Though the government plans to introduce the ‘clean feed’ policy in Nepal, it is thinking of being flexible while rolling out new rules for foreign television channels, for now.
The Mass Communication Policy 2016 has introduced clean feed policy barring TV channels from broadcasting foreign advertisements, both in recorded and live feeds, from this fiscal.
However, with the deadline less than two weeks away, the Ministry of Information and Communications has admitted that it is not in a position to fully implement the clean feed policy and that it would be enforced phase-wise over the next few months.
This is because while Indian broadcasters have refused to develop separate advertisement feeds for Nepal, the government also does not have enough technical manpower to regulate the policy, informed MoIC Secretary Mahendra Man Gurung.
This news has provided some relief to cable operators, who worried they would have to shut shop if clean feed rules were strictly enforced on July 16.
Sudhir Parajuli, president of Cable Operators Federation of Nepal, said abrupt implementation of the policy would not only hit the revenue of cable operators, but also force them out of business.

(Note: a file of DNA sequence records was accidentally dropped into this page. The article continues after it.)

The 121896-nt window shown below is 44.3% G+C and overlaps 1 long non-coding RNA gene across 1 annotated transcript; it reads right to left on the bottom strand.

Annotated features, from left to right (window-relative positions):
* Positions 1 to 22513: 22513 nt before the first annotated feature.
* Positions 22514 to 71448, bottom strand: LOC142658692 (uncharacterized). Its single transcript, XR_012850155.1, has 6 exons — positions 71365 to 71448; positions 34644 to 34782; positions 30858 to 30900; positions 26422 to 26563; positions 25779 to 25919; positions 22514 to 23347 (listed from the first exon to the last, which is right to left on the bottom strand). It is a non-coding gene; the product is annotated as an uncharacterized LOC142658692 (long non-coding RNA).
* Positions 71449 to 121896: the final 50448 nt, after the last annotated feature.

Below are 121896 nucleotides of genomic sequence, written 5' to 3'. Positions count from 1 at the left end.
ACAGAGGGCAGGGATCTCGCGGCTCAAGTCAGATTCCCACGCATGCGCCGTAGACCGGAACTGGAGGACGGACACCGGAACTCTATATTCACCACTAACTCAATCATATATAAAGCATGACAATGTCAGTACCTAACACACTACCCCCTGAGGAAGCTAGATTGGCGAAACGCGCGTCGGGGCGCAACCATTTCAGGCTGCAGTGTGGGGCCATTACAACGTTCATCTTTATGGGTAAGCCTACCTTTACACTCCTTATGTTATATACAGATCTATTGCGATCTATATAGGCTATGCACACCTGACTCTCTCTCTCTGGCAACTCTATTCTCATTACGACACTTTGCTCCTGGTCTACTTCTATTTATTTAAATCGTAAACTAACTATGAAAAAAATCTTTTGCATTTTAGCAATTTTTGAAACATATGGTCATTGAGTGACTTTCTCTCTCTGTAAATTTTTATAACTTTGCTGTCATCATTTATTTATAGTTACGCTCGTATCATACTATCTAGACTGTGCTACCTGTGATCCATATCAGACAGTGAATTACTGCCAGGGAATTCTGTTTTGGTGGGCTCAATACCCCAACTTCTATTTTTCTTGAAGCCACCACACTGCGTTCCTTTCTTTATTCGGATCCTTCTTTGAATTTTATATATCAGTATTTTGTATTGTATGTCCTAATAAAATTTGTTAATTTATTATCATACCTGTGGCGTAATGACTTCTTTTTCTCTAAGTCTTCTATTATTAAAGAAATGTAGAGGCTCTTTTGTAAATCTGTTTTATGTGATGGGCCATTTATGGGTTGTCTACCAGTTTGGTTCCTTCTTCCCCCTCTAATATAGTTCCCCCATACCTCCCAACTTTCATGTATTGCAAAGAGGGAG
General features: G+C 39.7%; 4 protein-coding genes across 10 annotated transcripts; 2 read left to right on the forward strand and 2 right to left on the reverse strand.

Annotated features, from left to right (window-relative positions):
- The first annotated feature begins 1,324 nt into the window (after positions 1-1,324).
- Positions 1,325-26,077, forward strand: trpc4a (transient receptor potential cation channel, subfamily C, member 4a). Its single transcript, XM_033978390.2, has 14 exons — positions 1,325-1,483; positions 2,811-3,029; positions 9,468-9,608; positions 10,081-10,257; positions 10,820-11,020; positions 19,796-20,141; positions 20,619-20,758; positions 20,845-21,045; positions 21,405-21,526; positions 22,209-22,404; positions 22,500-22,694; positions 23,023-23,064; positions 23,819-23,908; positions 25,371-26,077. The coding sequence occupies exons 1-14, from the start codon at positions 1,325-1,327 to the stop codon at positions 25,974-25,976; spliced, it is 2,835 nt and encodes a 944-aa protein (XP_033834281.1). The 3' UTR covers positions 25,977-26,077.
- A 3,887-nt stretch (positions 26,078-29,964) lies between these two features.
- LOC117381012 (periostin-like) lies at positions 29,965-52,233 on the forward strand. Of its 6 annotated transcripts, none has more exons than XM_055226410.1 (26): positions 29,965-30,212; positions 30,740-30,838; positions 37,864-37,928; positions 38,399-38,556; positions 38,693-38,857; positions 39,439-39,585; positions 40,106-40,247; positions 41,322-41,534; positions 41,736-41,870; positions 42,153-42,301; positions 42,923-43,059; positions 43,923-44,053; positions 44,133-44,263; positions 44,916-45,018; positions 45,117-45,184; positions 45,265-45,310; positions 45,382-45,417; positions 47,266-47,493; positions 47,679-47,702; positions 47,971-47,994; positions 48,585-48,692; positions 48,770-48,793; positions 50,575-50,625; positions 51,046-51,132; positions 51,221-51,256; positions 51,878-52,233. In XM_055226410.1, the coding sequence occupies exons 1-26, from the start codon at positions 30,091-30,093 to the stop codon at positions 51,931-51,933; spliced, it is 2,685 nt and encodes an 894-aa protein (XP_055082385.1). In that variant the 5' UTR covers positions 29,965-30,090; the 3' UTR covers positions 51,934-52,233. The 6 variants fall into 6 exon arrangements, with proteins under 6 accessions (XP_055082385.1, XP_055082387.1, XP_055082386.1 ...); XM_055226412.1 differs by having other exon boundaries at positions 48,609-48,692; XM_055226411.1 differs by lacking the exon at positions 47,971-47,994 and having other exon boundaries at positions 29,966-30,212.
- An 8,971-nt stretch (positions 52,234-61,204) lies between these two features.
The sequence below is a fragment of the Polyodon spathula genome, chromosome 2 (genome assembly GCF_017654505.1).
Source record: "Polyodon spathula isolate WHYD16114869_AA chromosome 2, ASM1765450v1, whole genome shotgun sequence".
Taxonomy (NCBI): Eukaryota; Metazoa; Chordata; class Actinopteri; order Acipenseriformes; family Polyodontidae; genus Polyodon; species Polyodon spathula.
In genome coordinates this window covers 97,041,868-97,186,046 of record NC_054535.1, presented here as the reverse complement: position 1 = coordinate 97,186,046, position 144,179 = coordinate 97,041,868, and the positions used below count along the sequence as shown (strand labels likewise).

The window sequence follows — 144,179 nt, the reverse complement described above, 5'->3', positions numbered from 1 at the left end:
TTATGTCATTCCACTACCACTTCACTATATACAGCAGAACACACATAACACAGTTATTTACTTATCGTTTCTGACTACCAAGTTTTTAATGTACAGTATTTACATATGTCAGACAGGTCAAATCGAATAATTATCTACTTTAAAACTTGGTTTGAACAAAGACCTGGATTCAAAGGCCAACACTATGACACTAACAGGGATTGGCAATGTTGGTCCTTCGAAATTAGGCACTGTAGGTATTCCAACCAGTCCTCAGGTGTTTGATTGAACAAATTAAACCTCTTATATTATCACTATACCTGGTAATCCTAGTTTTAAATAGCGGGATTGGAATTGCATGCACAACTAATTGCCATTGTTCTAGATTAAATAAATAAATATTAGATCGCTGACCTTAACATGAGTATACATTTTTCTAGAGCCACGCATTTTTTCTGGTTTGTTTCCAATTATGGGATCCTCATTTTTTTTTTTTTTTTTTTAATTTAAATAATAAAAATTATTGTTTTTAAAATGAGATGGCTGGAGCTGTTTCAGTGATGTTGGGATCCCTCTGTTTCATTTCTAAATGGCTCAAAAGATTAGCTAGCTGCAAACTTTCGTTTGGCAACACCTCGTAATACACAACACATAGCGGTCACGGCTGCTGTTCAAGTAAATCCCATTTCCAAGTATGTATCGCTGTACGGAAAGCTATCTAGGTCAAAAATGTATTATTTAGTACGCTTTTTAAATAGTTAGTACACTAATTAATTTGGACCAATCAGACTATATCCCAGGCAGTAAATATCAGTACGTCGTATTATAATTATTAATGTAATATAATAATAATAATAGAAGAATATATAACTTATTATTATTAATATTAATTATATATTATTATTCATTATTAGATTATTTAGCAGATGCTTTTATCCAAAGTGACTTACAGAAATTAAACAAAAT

More than 90 per cent of around 200 television channels available for subscription in Nepal are Indian channels that broadcast foreign advertisements. Under the clean feed policy, foreign TV channels will have to make their contents either advertisement-free or transmit advertisements produced in Nepal using local content, characters and language.
Left red-faced while handling the clean feed issue, MoIC is gearing up to form a separate regulatory body or authorise Nepal Telecommunications Authority to look into execution of clean feed. Ministry officials said discussions are also being held with technical experts, Indian television channels and domestic cable operators, among others.
“But shouldn’t these discussions have been held before deciding to introduce the policy?” questioned Dhurba Sharma, chief of Digital System Nepal — the local dealer of Indian television channels such as Sony, ZEE and Colors. He feels the government is working backwards. The policy should be implemented only after television broadcasting in Nepal became fully digitised.
The government has said clean feed policy is a step towards digitising television broadcasting in Nepal — a process slated for completion by next May.
Among the major benefactors of the clean feed policy are local advertisement agencies. Industry officials expect the annual turnover — currently at Rs five to six billion — to double within a few years with effective implementation of the policy. “It will also contribute to promotion of Nepali culture and lifestyle worldwide,” claimed Santosh Shrestha, president of Advertising Association of Nepal.
Chief Executive Producer of Kantipur Television Bhusan Dahal also opined that television channel broadcasters were obliged to comply with local laws and transmit clean feed channels. “Indian broadcasters today are also transmitting clean feed alien channels like BBC and CNN with Indian feeds. This kind of double standard is wrong,” Dahal said, adding that domestic cable network providers should convince foreign broadcasters to comply with local laws.